Companies that want to keep their competitive edge and ensure the longevity of their existing business systems need the ability to rapidly adapt their main applications to new technologies. In addition, they need to improve their applications to stay ahead of the curve.
Most companies already have software systems in place that contain their business rules. These legacy applications are vital to the company's business activities, and they're a huge investment. Applying new technologies to these existing legacy applications is the driving force behind change in a lot of organizations. This is where the right tools and a good plan come into play.
Whatever strategy you implement, you'll be confronted with four major concerns:
- Gaining a clear and accurate view of existing applications
- Maintaining stability of your applications as changes are made
- Conserving your team's productivity
- Keeping track of the systems' ever-growing complexity
How do you do you address all of these? By controlling the stages of the process. You need to define a common methodology for managing development that includes these elements:
- Auditing existing applications
- Documenting business rules
- Migrating RPG code to its more recent versions
- Merging development environments like native and Java
This is where structured change management comes into play. Poorly planned changes seldom succeed, and the decisions you make today will be around for years to come. Let's take a look at what it takes to implement structured change management over today's complex applications.
The first step is to gain a clear understanding of what you have on your system now. You'll need to examine your existing environments for errors and inconsistencies that will hamper the process of making a change later on. You should be concerned with things like source code not found, source without an object, objects that are no longer used, inconsistencies on objects (such as ownership), and so on.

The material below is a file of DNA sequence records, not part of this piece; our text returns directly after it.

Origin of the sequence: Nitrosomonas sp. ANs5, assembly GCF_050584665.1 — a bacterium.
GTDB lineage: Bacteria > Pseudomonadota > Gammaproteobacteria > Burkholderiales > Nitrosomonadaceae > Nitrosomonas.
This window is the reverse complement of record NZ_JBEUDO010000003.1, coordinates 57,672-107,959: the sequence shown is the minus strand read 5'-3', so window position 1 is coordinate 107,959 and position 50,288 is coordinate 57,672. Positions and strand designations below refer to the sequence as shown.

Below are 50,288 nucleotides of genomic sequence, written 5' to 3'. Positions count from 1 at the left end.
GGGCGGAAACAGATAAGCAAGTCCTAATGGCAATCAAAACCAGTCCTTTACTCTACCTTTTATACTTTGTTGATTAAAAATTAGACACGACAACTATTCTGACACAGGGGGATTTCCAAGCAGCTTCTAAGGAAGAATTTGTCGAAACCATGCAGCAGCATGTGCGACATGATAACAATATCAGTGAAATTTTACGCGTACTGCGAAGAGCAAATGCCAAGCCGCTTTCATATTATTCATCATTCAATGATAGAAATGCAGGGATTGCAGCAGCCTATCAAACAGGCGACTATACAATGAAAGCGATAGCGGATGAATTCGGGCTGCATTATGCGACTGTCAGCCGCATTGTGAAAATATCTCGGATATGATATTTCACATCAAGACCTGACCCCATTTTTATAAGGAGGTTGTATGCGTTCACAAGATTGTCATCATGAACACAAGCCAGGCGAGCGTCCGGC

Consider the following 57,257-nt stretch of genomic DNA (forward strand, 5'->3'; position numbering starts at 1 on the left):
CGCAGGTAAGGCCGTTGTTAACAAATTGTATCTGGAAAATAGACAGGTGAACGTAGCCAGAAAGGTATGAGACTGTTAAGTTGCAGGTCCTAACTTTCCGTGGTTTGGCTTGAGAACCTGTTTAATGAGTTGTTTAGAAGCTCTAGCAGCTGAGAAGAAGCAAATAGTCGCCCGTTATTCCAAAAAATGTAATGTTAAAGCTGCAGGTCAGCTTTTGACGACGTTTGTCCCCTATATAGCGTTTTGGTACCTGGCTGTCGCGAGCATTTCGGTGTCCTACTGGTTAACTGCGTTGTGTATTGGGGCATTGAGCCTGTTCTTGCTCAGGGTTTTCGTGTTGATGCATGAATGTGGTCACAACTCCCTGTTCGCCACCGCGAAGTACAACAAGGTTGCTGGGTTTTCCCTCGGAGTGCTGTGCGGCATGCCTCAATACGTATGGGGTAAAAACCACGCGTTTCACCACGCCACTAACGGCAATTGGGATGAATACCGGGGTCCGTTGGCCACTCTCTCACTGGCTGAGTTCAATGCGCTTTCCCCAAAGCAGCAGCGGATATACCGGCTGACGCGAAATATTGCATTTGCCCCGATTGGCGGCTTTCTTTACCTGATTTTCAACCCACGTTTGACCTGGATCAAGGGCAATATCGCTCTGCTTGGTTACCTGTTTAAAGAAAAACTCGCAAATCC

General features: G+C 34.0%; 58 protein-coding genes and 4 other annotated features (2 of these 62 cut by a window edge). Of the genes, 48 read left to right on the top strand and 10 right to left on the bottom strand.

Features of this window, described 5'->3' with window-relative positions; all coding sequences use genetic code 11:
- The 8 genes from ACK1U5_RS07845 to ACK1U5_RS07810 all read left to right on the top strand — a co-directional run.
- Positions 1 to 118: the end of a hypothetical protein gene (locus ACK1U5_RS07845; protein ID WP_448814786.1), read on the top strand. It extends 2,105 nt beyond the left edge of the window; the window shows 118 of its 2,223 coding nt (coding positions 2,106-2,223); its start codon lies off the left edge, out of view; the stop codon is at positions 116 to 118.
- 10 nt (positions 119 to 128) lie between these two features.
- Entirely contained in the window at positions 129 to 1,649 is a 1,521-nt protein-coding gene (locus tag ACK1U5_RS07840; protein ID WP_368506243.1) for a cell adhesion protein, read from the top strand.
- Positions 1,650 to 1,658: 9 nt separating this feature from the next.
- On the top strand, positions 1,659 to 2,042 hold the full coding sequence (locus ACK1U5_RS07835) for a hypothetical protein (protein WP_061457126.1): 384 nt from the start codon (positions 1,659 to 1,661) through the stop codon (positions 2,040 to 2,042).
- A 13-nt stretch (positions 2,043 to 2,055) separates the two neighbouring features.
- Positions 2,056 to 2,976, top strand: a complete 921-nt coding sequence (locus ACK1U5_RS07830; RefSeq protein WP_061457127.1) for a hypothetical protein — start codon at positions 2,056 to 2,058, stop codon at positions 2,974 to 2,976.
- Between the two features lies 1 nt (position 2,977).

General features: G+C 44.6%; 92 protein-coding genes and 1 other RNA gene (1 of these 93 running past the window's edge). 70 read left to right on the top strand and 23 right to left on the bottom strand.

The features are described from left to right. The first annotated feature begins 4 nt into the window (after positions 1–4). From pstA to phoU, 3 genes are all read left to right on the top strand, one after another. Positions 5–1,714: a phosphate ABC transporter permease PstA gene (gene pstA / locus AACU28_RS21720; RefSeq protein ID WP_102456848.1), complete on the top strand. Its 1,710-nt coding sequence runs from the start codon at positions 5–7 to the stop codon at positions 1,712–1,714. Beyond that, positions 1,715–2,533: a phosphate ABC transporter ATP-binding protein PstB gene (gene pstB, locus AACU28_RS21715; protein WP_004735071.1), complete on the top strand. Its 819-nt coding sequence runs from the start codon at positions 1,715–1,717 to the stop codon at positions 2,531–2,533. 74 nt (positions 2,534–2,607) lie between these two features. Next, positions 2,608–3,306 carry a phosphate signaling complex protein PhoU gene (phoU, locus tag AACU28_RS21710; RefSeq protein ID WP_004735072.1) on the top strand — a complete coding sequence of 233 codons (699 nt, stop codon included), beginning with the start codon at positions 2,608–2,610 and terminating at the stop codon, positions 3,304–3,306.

In addition, you may need to undertake this process on several machines. Try to identify any inconsistencies between development and production machines that could cause issues later on.
While it's typically not a requirement, cleaning up your existing environments before you implement a change management strategy is always a good idea. It is best to start the process from as clean a slate as possible.
This process need not be time-consuming. A good change management software package will have tools available to help you not only identify these situations, but also correct them.
Once you have your environments in order, it's a good idea to keep them that way. You need to define and implement a methodology that each change will follow—no exceptions. Look for a solution that will allow you to automate the entire change process across all your application servers.
From Initial Request Through Development
There are many things to consider when defining how you make changes; let's start at the beginning.